Judging by what I’ve read on social media, the Common Core is a burning hot topic these days. No one seems very happy with how things are going. Nevertheless, whether teachers like the Common Core State Standards or not, most public school teachers in the US are required to teach them.
I’ve come up with five ideas that might help teachers reframe the current situation in ways that could make teachers’ classroom lives more manageable and enjoyable. My five ideas are just a start: I’m hoping more ideas will be shared by readers.
Idea 1. Take the path of least resistance.
Many years ago I went to visit Karen, a friend of mine from college. Her partner had a cat named Roger. Roger was unlike any cat I’d every seen:
I wasn’t sure how I felt about Roger’s extra toes: were they creepy or were they cute? I was discussing this with Karen and she gave me great advice: “I think you should decide Roger’s toes are cute. Those are the only feet he has and they aren’t going to change. It’s better to accept things you can’t change.”
I needed to take the path of least resistance: rather than being squeamish and uncomfortable around my friend’s pet, I decided Roger’s extra toes were cute and made him special.
The Common Core was adopted by the vast majority of US states. They are already the mandated standards in most schools. And, as with Roger’s toes, this situation is unlikely to change in the near future. So, taking the path of least resistance—accepting the Common Core and continuing to move forward—is probably teachers’ best bet.
The Common Core comprises two sets of standards—English Language Arts and Mathematics— that are shared by 44 states. Those states have these standards in common. But that’s only one meaning of the word “common.” In addition, the Common Core is common in the same way that “the common cold” or “common knowledge” is common: it’s ordinary, easy to access, familiar to everyone, and readily available.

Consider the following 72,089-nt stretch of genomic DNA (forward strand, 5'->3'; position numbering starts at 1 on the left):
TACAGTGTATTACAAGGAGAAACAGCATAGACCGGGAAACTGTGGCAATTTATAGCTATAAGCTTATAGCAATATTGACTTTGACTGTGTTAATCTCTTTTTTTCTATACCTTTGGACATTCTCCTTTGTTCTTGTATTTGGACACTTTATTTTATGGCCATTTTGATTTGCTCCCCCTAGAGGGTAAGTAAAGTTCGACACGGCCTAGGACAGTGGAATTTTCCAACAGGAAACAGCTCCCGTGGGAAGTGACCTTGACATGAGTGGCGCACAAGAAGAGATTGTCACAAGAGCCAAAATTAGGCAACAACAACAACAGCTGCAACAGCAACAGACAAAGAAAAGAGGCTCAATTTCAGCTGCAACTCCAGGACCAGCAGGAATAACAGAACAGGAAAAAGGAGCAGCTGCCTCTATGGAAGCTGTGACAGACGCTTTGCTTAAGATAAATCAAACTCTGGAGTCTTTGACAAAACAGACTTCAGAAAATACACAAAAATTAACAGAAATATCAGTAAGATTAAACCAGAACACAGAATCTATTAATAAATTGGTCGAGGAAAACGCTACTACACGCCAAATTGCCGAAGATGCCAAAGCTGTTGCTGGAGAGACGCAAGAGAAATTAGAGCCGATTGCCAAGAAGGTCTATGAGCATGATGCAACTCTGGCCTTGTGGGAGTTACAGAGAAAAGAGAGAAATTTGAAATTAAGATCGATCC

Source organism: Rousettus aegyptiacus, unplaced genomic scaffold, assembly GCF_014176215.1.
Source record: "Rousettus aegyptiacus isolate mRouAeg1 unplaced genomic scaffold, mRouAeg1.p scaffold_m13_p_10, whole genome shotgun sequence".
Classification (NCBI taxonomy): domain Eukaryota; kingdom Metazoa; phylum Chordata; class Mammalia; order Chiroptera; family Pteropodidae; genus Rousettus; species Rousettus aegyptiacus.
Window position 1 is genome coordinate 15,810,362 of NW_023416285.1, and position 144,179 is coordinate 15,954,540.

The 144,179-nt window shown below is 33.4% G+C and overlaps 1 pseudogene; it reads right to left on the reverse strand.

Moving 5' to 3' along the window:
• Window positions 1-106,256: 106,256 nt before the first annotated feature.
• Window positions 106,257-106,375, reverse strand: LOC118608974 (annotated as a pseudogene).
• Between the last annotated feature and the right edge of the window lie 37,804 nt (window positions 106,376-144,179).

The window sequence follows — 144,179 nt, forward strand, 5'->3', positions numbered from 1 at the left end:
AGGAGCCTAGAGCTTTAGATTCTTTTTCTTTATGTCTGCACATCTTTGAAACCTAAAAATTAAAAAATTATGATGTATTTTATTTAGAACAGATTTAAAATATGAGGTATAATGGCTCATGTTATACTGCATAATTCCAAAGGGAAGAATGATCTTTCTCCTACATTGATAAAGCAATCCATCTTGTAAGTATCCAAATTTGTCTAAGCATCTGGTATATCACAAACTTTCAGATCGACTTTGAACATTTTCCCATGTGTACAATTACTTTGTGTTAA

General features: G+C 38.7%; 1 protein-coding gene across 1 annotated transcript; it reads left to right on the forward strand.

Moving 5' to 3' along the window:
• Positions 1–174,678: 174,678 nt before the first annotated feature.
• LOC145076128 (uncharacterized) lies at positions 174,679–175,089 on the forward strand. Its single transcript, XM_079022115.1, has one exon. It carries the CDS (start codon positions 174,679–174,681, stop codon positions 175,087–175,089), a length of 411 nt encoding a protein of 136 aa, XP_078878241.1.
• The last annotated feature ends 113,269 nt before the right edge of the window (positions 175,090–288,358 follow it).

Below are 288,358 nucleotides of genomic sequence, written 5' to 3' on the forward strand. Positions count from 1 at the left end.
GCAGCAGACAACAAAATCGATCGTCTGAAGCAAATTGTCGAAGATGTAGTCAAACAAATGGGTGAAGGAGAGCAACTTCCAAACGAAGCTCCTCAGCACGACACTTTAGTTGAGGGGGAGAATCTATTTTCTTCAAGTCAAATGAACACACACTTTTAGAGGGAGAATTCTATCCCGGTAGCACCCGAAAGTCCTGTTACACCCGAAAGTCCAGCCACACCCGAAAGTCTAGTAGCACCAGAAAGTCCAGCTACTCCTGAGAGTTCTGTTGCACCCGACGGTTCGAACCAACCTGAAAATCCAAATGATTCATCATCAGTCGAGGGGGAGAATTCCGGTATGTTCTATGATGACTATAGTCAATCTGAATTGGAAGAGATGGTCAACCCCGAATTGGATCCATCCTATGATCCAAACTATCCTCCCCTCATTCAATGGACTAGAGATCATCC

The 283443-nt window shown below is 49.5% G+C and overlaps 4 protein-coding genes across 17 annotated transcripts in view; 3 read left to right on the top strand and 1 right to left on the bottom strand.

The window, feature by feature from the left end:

Yes, some of the content presented in the Common Core is different from the content present in previously-used state standards. Generally speaking, however, the knowledge and skills to be mastered at each elementary grade level are very similar to the standards used in previous years. There is nothing cryptic or exotic or esoteric in the Common Core. Just dive in.
Idea 3. The Common Core comprises lists of content standards; they are nothing like a curriculum.
The Common Core State Standards specify the academic knowledge and skills students must master at every grade level from kindergarten to Grade 12 in English Language Arts and in Mathematics. They are content standards, and that’s all they are. If you were to look at the original Common Core documents (as opposed to the versions of the Common Core State Standards that are available in app form), you would see table after table listing the specific content that must be mastered by every student in every grade in ELA and math.
Some teachers are surprised to find the Common Core documents have none of the familiar guideposts teachers expect to see (and to use) when they are making instructional plans for their students. There are no scope and sequence charts, no recommended activities, no blackline masters, no workbooks, no manipulatives, no spiral-bound Teachers’ Editions, no units, or chapters, or tests.